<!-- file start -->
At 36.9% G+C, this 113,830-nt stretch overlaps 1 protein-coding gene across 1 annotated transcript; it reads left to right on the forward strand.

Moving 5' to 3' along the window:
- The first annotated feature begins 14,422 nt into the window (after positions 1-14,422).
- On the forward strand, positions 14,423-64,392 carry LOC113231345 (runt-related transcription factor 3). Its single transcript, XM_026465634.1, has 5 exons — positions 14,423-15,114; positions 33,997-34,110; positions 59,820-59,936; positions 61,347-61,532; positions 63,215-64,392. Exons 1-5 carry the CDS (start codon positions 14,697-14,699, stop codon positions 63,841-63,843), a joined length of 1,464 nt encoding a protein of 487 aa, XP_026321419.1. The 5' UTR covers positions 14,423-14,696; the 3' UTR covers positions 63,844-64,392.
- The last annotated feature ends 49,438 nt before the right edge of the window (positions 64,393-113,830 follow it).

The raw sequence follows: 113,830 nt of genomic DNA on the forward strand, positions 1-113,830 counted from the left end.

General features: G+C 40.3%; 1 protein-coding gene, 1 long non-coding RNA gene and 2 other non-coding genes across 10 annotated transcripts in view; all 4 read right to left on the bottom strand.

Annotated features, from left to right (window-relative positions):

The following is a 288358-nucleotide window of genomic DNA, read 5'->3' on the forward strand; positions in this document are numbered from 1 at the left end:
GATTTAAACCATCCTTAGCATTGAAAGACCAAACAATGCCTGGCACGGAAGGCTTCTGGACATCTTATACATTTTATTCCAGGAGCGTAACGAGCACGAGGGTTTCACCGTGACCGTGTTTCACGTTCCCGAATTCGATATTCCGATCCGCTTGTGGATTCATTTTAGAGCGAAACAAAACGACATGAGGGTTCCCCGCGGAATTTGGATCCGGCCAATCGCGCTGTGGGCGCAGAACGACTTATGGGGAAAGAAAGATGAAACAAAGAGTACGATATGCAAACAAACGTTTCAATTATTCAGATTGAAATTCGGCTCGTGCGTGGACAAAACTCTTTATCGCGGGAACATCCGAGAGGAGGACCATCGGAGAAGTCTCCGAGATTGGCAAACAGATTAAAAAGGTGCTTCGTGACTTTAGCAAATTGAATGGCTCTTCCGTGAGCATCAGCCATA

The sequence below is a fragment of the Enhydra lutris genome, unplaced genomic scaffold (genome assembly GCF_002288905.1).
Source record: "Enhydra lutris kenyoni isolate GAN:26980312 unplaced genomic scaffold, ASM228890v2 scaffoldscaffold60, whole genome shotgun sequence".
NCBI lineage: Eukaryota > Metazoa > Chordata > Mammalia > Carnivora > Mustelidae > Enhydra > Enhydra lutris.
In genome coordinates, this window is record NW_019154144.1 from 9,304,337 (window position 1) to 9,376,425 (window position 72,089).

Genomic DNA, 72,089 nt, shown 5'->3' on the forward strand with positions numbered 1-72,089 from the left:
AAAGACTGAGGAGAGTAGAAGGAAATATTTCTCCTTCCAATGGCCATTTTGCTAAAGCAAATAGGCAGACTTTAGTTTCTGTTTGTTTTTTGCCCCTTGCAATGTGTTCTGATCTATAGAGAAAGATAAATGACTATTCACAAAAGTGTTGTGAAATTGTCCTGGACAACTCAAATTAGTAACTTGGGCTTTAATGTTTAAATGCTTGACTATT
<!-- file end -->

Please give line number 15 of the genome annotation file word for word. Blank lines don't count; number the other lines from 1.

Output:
Genomic DNA, 72,089 nt, shown 5'->3' on the forward strand with positions numbered 1-72,089 from the left: